Friday, April 8, 2016

CODE 7, VICTIM 5 (1964) & MOZAMBIQUE (1964) (Blu-ray Review)

CODE 7, VICTIM 5 (1964) / MOZAMBIQUE (1964)
Blu-ray Double Feature

Label: Blue Underground 
Region Code: Region-Free
Rating: Unrated
Duration: 88I89 Minutes
Audio: English DTS-HD Mono with Optional English SDH 
Video: 1080P HD Widescreen (2.35:1) 
Director: Robert Lynn
Cast: Lex Barker, Ann Smyrner, Ronald Fraser, Veronique Vendell I Steve Cochran, Hildegard Knef, Paul Hubschmid

CODE 7, VICTIM 5 (1967) 

Synopsis: The first victim is the butler of South African millionaire Wexler, who hires hard-hitting private eye Steve Martin for protection. Once at Wexler's palatial Cape Town estate, Martin meets the patriarch's family, close associates - and possible suspects. When it's discovered that the key to the killing may lie in an old war photograph, Martin sets out on a mission to unravel the identities of the men in the picture before they become target two through VICTIM 5. 

MOZAMBIQUE (1967) 

Synopsis: Following a deadly plane crash, an out-of-work American pilot accepts a mysterious job offer flying cargo between Lisbon and Mozambique, only to find himself embroiled in a deadly world of drug smuggling, kidnapping, and murder. Can he survive long enough to discover the criminal mastermind's identity and escape with a sultry lounge singer from MOZAMBIQUE? 

Blue Underground bring us a 007-styled double feature from the notorious writer/producer Harry Alan Towers, a man who at various times was reported to be a provider of vice, a pimp and even a suspected Soviet spy! Back in the '64 though he was a writer/producer cashing in on the wave of Bond Mania following the box office juggernaut success of Dr. No and From Russia with Love with two African-set sort-of spy thrillers. First up we have the snazzy titled Code 7, Victim 5 starred the impeccably tanned blond hunk Lex Barker as Steve Martin, a NYC based P.I. summoned to Cape Town South Africa by mineral magnate Wexler (Walter Rilla) to investigate the death of Wexler's butler during a parade procession at the start of the movie, in a very nicely set-up murder sequence.


Among the could-be culprits are Wexler's cute Secretary Helga Swenson (Ann Smyrner), his adopted and horny daughter Gina (Veronique Vendell), her boyfriend Dr. Paul Bison (Dietmar Schonherr) and some other assorted might-be murderers. The movie has a certain low-rent charm about it, Towers assembled a good cast of characters and a decent spy-thriller type script, plus shooting in south Africa lent some serious production value to the cash-strapped movie, including the oddly-set ostrich farm and a fun cavern escapade. There's also a pretty great underwater spear-fishing scene gone awry, and Towers of course could not resist a lion mauling at one point, they are in south Africa after all.


No sooner has the P.I arrived and departed from the airport when someone attempts to run the guy off a winding road, ending in a brutal death for the would-be assassins, and this is where we get our first Bond-worthy quip from Barker who looks over the roadside cliff and observes "bad brakes", which is just good stuff for a knock-off of a Bond movie, this gets things off to a fun start right from the word go.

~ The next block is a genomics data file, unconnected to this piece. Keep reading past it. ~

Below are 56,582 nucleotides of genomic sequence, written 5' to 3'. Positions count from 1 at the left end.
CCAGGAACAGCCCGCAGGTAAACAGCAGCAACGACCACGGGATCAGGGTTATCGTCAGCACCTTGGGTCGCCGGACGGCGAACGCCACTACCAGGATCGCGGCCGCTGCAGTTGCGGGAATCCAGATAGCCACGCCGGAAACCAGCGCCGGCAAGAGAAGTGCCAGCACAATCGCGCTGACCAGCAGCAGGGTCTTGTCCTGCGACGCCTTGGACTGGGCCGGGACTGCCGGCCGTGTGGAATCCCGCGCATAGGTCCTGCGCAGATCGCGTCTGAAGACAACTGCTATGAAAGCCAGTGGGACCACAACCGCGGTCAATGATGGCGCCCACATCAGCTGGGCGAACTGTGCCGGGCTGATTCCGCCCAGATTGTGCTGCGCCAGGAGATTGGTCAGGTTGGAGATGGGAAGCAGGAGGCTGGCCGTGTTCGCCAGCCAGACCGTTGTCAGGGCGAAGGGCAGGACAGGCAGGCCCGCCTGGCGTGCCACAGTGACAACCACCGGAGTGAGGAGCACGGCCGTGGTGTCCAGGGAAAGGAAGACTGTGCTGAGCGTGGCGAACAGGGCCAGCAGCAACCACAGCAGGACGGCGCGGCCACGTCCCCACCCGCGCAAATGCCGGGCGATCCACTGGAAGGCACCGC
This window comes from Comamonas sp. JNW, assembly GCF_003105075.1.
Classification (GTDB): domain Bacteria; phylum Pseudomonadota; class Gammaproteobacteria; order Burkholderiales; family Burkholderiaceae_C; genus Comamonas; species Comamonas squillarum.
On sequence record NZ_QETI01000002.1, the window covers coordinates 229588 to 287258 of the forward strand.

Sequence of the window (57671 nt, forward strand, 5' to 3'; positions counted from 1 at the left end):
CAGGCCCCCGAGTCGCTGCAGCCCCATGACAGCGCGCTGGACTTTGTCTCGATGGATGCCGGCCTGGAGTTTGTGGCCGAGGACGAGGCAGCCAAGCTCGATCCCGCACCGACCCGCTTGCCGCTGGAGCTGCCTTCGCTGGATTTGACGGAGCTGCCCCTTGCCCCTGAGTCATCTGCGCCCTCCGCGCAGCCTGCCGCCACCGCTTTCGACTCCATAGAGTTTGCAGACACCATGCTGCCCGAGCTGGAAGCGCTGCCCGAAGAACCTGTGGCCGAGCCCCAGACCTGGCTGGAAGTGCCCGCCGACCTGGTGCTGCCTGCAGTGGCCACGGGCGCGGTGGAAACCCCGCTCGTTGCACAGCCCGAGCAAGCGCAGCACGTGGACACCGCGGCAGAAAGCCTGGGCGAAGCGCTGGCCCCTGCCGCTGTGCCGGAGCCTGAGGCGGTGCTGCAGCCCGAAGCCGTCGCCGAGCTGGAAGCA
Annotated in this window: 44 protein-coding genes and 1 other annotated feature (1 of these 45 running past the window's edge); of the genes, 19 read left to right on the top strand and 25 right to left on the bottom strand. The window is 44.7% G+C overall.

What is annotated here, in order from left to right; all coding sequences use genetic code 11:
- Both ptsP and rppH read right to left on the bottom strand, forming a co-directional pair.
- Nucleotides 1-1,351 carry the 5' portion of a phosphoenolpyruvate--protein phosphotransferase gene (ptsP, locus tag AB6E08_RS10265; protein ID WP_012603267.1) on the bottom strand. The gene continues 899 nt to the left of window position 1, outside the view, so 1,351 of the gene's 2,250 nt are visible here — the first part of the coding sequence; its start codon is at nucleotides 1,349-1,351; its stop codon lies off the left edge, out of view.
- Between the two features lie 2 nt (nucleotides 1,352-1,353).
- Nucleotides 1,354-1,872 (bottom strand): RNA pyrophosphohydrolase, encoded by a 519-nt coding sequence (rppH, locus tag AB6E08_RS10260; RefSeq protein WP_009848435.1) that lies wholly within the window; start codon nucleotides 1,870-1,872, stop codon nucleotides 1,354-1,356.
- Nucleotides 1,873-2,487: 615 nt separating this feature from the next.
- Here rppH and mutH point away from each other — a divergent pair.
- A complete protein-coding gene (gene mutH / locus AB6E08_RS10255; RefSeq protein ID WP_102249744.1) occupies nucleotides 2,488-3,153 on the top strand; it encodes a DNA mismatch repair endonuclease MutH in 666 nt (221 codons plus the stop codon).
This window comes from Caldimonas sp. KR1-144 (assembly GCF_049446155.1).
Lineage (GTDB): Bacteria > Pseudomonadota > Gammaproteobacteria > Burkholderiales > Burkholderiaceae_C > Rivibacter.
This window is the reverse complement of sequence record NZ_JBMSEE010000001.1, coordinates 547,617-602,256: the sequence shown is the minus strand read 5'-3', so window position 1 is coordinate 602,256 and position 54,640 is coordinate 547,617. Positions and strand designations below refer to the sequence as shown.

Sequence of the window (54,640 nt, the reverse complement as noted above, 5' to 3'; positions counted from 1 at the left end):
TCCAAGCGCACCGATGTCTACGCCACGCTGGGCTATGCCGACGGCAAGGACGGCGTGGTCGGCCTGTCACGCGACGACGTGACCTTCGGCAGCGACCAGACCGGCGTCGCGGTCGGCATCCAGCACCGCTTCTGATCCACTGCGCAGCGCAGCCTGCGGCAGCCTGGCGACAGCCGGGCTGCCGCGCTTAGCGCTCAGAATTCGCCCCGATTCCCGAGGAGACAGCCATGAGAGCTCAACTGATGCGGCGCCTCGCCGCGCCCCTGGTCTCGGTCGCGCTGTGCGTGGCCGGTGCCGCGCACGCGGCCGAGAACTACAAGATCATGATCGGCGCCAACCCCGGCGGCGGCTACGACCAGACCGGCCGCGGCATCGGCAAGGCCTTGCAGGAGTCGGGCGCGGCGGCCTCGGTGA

The movie plays on like this for sometime, a fun private-eye movie dressed up as a spy-thriller set to an African landscape that looks great on film. Baxter strikes quite a figure, I loved his interactions with round-faced Police Inspector Lean (Ronald Fraser), a peculiarly small-mouthed man who loves the ladies and doesn't manage to do much inspecting, which is pretty much par for the course.


The other half of the double-bill comes by way of Mozambique, a noir-thriller set in east Africa also directed by Ronald Fraser, which again opens with a pre-credit murder sequence that ends with a knifing. Enter a disgraced American commercial pilot named Brad Webster (Steve Cochran) who is brought into the picture to work for the mysterious Colonel Valdez. Webster's back story has him as the lone survivor of a commercial airline disaster in which he was the pilot! Right from the start he's aboard a plane bound for Lisbon, East Africa, nervously seated next to lounge singer named Christina (Vivi Bach) who we find out is also employed by Valdez. Once Webster arrives he discovers that Valdez had been murdered, and gets caught up in a seedy smuggling ring that puts both he and Christina in imminent danger, with her being kidnapped at the hands of crooked Sheik! Honestly, this one was not as fun for me as Code 7, Victim 5 for a few reasons. while the locations again look great I found that the action set pieces were fewer are far between, on top of that the cast seems decidedly under skilled, and Steve Cochran pales in comparison to Lex Barker. 


Both movies arrive together on a single-disc Blu-ray from Blue Underground framed in the scope 2.35 aspect ratio sourced from the original camera negative, both looking abundantly grainy and a bit on the bright side, but very nice. The only extra on the disc are two 2 minute HD trailers for the movies, what this needed is a mini doc on producer Harry Alan Towers who by all accounts was quite a character. I do believe this is the first time that either movie has appeared on any home video format, so if you dig cheap '60s Bond knock-off there's a lot here to enjoy, have at it. 



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